- Trees growing from temple ruins: Ta Prohm, Banteay Kdei, Ta Som, Preah Khan
- Giant carvings of faces: Bayon, the gates of Angkor Thom, Banteay Kdrei
- Notable artistry/carvings: Angkor Wat, Banteay Srey, Bayon, Bakong, Terrace of the Leper King, Terrace of the Elephants, Preah Khan
WHERE/WHAT TO EAT & DRINK:
After a long day of biking, it’s always good to sample the local cuisine and kick back with ice-cold beers. The Old Market and Pub Street offer the best places to eat and drink. You can park your bikes near the street stalls. Check out these separate guides:
WHERE TO STAY:
Bou Savvy Guesthouse Bed & Breakfast
- Address: Ta Phul Village, Khum Svaydangkum, Siem Reap, Cambodia
- We booked this because they offered free pick-up from the airport. They’re located just 2 minutes off the main road. Rooms were spacious and comfortable. Good WiFi & internet shop. Has its own open-air cafe. Very friendly & helpful staff. Can arrange tours. Bikes for rent available in hotel.
- Rates: $12 (single fan) to $22 (Twin A/C)/night
- Website: www.bousavyguesthouse.com
Oral D’ Angkor Guesthouse
- Address: #327 Tepvong Street, Stung Thmey Village, Svay Dangkum Commune, Siem Reap, Cambodia
- We had to move here because the rooms at Bou Savy were full. Simple guesthouse located in a quiet part of town. Basic but comfortable rooms. WiFi. Has its own restaurant. Walking distance from several bike rental shops in the old market area.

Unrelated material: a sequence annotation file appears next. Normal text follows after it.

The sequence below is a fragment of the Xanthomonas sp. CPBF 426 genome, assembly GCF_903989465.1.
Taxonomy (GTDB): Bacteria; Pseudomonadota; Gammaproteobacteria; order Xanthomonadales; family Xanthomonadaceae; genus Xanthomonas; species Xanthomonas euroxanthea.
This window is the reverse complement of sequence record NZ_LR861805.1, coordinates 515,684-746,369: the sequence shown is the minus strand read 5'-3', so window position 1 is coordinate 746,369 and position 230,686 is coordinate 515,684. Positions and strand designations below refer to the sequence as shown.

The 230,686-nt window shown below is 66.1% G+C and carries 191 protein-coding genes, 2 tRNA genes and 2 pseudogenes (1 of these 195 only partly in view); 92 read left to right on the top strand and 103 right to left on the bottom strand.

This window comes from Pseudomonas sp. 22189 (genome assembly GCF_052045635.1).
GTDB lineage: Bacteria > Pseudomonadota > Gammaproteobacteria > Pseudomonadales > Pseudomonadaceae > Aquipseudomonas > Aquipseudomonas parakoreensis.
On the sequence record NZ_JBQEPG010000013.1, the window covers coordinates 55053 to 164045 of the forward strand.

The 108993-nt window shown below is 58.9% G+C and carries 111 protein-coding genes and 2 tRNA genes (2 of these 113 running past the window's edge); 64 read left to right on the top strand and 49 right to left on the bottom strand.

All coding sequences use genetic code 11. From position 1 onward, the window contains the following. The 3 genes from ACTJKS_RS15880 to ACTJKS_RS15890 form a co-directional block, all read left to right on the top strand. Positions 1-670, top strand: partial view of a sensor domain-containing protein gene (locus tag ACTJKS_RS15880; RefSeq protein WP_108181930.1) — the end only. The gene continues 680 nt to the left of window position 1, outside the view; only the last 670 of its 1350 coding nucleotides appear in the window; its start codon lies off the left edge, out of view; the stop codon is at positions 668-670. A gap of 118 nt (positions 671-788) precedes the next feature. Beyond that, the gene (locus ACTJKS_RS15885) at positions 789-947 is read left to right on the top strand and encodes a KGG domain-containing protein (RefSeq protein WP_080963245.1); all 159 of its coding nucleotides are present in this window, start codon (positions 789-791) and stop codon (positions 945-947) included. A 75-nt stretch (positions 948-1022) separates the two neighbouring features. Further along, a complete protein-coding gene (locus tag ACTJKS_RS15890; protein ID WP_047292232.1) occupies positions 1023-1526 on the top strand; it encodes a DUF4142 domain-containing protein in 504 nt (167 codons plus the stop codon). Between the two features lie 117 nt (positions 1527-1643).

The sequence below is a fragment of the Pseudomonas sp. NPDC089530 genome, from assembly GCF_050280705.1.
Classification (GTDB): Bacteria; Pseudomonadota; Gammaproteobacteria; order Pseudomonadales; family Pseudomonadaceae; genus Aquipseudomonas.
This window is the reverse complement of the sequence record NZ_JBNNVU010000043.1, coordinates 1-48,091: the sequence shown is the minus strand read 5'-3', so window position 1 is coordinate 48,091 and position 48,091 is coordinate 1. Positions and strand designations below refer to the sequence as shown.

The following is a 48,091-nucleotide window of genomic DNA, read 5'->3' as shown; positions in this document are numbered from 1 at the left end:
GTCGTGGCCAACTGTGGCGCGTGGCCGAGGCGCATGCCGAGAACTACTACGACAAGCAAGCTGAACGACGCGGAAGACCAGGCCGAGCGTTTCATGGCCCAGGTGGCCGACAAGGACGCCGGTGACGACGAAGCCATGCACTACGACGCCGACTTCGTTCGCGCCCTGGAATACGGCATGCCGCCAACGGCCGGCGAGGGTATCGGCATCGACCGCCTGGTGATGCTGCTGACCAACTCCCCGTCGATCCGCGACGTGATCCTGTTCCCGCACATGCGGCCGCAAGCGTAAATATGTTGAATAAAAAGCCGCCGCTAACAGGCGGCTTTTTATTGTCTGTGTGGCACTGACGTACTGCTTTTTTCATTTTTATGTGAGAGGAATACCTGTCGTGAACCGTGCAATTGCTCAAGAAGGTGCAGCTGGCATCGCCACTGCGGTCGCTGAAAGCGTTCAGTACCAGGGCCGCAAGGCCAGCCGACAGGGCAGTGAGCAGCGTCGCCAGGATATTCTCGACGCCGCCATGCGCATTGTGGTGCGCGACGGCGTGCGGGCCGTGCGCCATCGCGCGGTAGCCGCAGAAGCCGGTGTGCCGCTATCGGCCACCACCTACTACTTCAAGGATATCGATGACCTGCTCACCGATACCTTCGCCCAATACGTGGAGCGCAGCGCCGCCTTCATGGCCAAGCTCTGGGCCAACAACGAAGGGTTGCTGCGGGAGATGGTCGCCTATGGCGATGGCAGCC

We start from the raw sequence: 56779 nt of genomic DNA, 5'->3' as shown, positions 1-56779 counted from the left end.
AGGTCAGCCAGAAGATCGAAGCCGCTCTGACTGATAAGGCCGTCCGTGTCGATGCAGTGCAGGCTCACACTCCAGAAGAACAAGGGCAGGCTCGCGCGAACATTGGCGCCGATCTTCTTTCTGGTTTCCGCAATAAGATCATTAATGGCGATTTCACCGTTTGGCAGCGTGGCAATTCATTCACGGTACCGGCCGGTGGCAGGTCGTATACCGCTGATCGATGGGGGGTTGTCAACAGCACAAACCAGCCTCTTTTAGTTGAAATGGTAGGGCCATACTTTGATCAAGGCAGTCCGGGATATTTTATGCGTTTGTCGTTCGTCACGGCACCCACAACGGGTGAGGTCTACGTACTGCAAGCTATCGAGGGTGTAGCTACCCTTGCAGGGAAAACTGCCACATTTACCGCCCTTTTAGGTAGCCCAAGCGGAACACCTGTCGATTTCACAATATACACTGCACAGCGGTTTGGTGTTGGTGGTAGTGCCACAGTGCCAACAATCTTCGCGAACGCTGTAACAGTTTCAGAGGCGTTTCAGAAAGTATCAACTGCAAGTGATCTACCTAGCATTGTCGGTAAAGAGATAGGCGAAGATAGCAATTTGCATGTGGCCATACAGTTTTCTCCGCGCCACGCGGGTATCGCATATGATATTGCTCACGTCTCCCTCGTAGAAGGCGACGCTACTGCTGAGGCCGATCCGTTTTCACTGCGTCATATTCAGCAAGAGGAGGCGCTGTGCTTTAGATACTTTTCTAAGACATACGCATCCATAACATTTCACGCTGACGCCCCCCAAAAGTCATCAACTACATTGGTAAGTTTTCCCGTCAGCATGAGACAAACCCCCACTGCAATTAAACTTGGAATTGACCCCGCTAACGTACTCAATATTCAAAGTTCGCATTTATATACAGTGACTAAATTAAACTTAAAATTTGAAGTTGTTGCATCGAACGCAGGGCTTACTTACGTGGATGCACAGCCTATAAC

- Rates: $8 (single) to $20 (suite room)/night
- Website: http://www.oraldangkor.com/
Krorma Yamato Guesthouse
- Address: Taphul Village Area, Krong Siem Reap, Cambodia
- Japanese-inspired budget hotel good for backpackers. Basic but comfortable rooms. WiFi. Has its own indoor climbing wall and cafe serving Japanese food. They let us store our luggage and shower here for free even after check-out time. Located right next to a bike rental shop along the main road.
- Rates: $10 (single) to $16 (twin) /per night
- Website: www.krormayamato.com
TRAVEL TIPS & USEFUL INFO:
- If you only have a day to go around, make sure to visit Angkor Wat, Angkor Thom and Ta Prohm, which are the most impressive temples.
- Be warned that the most popular temples are also the most crowded. Getting a clean shot without any other people in it is a challenge.
- Head to these temples during off peak hours, or bike to another further vantage point (like the back entrance of Angkor Wat at sunset) to get the most of the experience.
- Unless you don’t mind waking up at 4:00 in the morning and waiting with hordes of other tourists to get exactly the same cliche shot of Angkor Wat, skip the sunrise tour.
- You can get a one-day ($20), three-day ($40), or seven-day ($60) pass to Angkor Archaeological Park. We opted for the 3-day pass so that we could take our time and appreciate the main temples at a leisurely pace.
- You don’t have to visit 3 days consecutively. The 3-day pass is valid for a week, while the 7-day pass is valid for a month, so it’s good to mix in some other activities in between your biking and visiting temples.
- Plan your route depending on what temples interest you the most and their proximity to each other.